In the summer of 1974, I went to Montana Boys State as a delegate from Fort Benton High School. Only one year earlier, I had become a Jesus follower after an existential and externally unverifiable set of events not worth hashing over at this time.
At Boys State, we were treated to Montana's Lieutenant Governor -- at least, that is who I recall it being -- speaking to us on the issue of morality in the public sector. Things were going along fine until he made the following statement, or something awfully close to it:
"As Americans, we need a moral glue to hold our social fabric together. Christianity serves as that moral agent." And he went on to explain why religion was important precisely because it was a sort of moral restraint and shaper of society.
After a bit of this, I'd had enough. Remember, I was only a teenager, and hormonally imbalanced. I lept to my feet and yelled, "BUT IS IT TRUE?!" at the top of my lungs.
You see, in my simplistic and young mind, I actually thought it mattered whether or not Christianity was based on history, particularly that history regarding Jesus Christ's existence, birth, life, death, and resurrection. To the speaker, whatever his personal thoughts, it didn't seem important enough to even mention.
At that moment, I now believe, I began the journey away from not only conservativism, but nationalism. I realized -- since I actually think I had a good handle on essentials back then -- that it was Christianity that governed all other questions of human meaning rather than societal considerations, or individual considerations for that matter, being the answer. As Jesus went, so I went. If he was a crock, then so was I, and I wasn't going to sit around playing house with dead moral codes written by deluded people thousands of years ago.
Neither would I pledge allegiance to the flag of twentieth-century religions whether fascist or marxist; they, too, were only worth confronting if in fact the God question had an affirmative answer. If the God question had no answer, or more appropriately, if the Jesus question had no affirmative answer, then there were no more questions really worth asking. Instead, I'd be a good little hedonist, breeding wildly or ingesting illicit substances until I was tired of either, and then perhaps blowing my brains out.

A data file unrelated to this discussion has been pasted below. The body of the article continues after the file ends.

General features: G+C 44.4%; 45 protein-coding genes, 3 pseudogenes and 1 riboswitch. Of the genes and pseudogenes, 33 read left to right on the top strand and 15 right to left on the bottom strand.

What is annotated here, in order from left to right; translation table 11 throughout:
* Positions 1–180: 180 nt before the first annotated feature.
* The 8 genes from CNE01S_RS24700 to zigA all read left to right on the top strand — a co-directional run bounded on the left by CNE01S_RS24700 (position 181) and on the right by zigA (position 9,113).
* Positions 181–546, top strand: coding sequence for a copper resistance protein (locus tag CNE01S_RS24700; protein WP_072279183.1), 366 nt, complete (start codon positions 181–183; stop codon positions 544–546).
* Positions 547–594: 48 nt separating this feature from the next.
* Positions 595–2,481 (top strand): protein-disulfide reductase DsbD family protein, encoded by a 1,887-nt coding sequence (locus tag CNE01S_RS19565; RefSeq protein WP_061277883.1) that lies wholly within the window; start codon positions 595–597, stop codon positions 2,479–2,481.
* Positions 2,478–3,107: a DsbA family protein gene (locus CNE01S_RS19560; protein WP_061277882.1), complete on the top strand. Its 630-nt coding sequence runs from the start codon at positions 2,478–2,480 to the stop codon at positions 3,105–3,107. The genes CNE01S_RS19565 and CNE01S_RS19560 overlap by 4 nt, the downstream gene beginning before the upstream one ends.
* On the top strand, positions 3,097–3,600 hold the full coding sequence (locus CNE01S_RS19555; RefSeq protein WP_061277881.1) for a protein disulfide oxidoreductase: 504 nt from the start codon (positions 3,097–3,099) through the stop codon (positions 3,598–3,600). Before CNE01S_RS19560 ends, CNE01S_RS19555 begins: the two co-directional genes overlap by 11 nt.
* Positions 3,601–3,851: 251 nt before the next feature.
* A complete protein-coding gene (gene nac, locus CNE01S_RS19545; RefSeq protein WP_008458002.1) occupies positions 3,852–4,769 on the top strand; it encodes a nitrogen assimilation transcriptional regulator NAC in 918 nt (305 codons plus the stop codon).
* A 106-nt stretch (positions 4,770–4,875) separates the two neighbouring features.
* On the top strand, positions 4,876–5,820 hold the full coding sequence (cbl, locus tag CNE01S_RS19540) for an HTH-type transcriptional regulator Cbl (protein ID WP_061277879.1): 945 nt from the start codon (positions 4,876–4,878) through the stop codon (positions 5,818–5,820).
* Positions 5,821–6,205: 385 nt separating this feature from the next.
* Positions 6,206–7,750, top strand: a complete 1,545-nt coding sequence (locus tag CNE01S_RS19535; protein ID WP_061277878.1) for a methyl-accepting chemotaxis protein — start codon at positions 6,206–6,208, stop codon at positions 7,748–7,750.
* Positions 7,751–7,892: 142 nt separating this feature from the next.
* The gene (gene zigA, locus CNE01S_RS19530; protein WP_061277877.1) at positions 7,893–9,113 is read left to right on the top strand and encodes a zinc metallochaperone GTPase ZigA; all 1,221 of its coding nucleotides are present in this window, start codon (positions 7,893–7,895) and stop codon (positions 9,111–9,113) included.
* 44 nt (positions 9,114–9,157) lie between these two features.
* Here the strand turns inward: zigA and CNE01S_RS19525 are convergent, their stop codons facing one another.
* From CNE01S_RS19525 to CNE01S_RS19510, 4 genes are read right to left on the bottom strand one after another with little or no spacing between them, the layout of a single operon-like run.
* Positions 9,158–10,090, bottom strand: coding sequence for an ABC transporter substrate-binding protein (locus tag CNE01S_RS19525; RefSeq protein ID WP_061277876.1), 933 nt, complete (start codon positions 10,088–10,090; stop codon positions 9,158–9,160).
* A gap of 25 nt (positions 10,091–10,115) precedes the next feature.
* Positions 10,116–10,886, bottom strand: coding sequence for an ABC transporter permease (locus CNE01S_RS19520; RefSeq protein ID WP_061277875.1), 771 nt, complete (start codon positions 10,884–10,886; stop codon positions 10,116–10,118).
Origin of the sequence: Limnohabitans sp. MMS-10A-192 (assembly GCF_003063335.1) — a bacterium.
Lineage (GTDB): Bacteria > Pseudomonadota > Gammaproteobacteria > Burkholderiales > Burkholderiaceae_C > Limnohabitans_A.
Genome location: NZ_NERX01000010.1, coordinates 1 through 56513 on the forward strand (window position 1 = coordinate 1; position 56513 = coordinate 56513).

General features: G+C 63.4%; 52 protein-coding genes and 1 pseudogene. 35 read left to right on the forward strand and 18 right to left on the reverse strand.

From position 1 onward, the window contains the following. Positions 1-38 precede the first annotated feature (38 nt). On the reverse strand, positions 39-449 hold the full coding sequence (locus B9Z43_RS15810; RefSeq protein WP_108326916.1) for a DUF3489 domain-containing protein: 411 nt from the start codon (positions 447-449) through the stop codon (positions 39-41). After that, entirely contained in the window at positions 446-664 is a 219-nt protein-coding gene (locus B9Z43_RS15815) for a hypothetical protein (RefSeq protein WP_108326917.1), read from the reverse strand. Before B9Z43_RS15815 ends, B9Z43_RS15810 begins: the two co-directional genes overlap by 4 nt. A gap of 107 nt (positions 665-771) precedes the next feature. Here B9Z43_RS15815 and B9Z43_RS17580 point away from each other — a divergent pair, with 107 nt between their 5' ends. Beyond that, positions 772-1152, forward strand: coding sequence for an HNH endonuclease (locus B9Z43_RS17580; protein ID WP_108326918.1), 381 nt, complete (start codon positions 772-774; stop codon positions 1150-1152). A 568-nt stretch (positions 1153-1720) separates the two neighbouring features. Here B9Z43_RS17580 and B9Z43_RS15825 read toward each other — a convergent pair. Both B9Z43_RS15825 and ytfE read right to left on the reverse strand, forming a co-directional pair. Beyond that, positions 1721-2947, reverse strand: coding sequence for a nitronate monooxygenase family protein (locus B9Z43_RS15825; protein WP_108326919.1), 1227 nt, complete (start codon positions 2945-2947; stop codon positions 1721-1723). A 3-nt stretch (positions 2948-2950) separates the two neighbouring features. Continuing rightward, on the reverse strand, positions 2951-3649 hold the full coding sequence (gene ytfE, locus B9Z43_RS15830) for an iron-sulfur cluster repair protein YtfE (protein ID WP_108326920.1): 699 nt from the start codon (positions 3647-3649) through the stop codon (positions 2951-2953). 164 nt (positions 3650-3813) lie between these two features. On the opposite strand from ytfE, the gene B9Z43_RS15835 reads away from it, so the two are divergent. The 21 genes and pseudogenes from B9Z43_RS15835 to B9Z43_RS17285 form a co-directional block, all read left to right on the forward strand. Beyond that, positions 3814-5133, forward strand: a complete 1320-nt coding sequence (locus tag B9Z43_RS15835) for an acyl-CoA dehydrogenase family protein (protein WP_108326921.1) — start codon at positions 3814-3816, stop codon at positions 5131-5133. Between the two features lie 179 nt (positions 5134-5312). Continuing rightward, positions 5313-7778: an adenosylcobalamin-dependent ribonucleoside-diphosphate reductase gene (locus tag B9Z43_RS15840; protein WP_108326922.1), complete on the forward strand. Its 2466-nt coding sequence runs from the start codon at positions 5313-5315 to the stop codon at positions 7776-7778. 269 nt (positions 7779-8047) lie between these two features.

Oh, we'd ask them anyway, being the sad, lonesome creatures we would be without a Maker, Father, or Savior. We couldn't help but keep asking them. But they would never be answered. And some few of us might even have the guts to stop asking them. If I didn't believe I'd had a real encounter with God -- you know, that encounter I'm not going to offer as evidence since it wouldn't hold up as verifiable to the non-participant -- then I would have to believe, and act upon the belief, that no meaning at all exists in the universe.
Good grief, Trott, get to your point.
Okay then. Now it is 2005. James Wolcott's comments regarding conservative commentator Irving Kristol's apparently quite elitist viewpoint on God -- one which bears remarkable resemblance to that Boys' State speaker in 1974 -- bring up a nearly identical reaction in me. Now being fair, those comments (originally appearing on John Derbyshire's blog), stirred up a mini-controversy, and perhaps mis-represented Kristol as not believing in God when in fact he really might just think that whether or not he believes in God, religion is a social glue and worthwhile for that reason.
Either way (Kristol believing or non-believing), the idea of religion as social glue is one for those too timid to face the abyss. And he favors such social glue, since (like his mentor Leo Strauss), he fears what the results would be should religion's mitigating influence be removed from society:
"If God does not exist, and if religion is an illusion that the majority of men cannot live without...let men believe in the lies of religion since they cannot do without them, and let then a handful of sages, who know the truth and can live with it, keep it among themselves. Men are then divided into the wise and the foolish, the philosophers and the common men, and atheism becomes a guarded, esoteric doctrine--for if the illusions of religion were to be discredited, there is no telling with what madness men would be seized, with what uncontrollable anguish."
The above quote from Kristol is cited by Reason magazine's Ronald Bailey, in discussing Kristol's views on Darwinian evolution. That topic, like my salvation story, is not easily verified, and I'll leave it alone here. But Bailey, along with Derbyshire and Wolcott, seems baffled by that line of reasoning. As am I.
Either Jesus really did rise from the dead -- and the evidence of lives radically changed by him is one reality hard to argue with -- or he did not. Don't offer me your crapulous social glue theory of Christianity. Such arguments are an abuse of my faith in order to prop up your nationalist agendas, your political and financial power base. They may fool people, but they will not do so indefinitely. And in the end, this whole hypocritical, snot-nosed edifice is going to come down on the heads of evangelicals and other Christians who supported and abetted it.
Don't say I didn't warn you.
One final note on the idea of being afraid to debunk religion because it might undermine social order... I don't think most people can or will let go of the idea which transparently suggests itself to any conscious being capable of rudimentary thought. "What a wonderful, perplexing place! Someone must have made it!" Whether you believe or not, I don't think you have to fear that the mass of people on this planet will cease believing in God, at least as an Object.
Whether they believe in Jesus, and enough to follow his teachings and example, well...
That is another topic.